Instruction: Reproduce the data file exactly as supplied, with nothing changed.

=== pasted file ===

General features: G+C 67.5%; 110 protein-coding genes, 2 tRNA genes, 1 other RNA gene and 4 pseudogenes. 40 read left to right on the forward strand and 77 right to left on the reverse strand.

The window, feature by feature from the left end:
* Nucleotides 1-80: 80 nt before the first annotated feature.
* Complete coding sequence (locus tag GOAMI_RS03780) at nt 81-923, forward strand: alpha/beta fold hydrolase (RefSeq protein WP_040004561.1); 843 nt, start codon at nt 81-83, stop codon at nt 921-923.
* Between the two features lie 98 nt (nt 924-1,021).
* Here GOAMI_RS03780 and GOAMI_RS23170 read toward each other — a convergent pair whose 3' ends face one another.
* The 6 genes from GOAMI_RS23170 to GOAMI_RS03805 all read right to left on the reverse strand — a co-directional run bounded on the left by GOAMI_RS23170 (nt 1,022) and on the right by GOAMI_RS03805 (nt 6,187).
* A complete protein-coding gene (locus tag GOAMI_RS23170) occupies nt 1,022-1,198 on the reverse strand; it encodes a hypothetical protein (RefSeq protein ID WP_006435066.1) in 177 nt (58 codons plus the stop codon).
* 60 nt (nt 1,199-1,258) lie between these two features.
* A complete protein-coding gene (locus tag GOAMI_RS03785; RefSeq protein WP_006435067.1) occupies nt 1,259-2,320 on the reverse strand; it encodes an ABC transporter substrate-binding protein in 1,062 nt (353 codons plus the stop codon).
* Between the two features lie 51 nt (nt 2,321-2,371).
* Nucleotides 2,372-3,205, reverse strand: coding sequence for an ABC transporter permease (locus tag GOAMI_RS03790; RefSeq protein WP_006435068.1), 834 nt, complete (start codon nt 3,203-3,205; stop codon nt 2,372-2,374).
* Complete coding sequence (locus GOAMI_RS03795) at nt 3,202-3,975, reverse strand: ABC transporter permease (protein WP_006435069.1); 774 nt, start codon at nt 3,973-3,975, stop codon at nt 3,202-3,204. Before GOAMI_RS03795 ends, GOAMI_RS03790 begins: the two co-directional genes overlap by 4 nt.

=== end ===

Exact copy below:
General features: G+C 67.5%; 110 protein-coding genes, 2 tRNA genes, 1 other RNA gene and 4 pseudogenes. 40 read left to right on the forward strand and 77 right to left on the reverse strand.

The window, feature by feature from the left end:
* Nucleotides 1-80: 80 nt before the first annotated feature.
* Complete coding sequence (locus tag GOAMI_RS03780) at nt 81-923, forward strand: alpha/beta fold hydrolase (RefSeq protein WP_040004561.1); 843 nt, start codon at nt 81-83, stop codon at nt 921-923.
* Between the two features lie 98 nt (nt 924-1,021).
* Here GOAMI_RS03780 and GOAMI_RS23170 read toward each other — a convergent pair whose 3' ends face one another.
* The 6 genes from GOAMI_RS23170 to GOAMI_RS03805 all read right to left on the reverse strand — a co-directional run bounded on the left by GOAMI_RS23170 (nt 1,022) and on the right by GOAMI_RS03805 (nt 6,187).
* A complete protein-coding gene (locus tag GOAMI_RS23170) occupies nt 1,022-1,198 on the reverse strand; it encodes a hypothetical protein (RefSeq protein ID WP_006435066.1) in 177 nt (58 codons plus the stop codon).
* 60 nt (nt 1,199-1,258) lie between these two features.
* A complete protein-coding gene (locus tag GOAMI_RS03785; RefSeq protein WP_006435067.1) occupies nt 1,259-2,320 on the reverse strand; it encodes an ABC transporter substrate-binding protein in 1,062 nt (353 codons plus the stop codon).
* Between the two features lie 51 nt (nt 2,321-2,371).
* Nucleotides 2,372-3,205, reverse strand: coding sequence for an ABC transporter permease (locus tag GOAMI_RS03790; RefSeq protein WP_006435068.1), 834 nt, complete (start codon nt 3,203-3,205; stop codon nt 2,372-2,374).
* Complete coding sequence (locus GOAMI_RS03795) at nt 3,202-3,975, reverse strand: ABC transporter permease (protein WP_006435069.1); 774 nt, start codon at nt 3,973-3,975, stop codon at nt 3,202-3,204. Before GOAMI_RS03795 ends, GOAMI_RS03790 begins: the two co-directional genes overlap by 4 nt.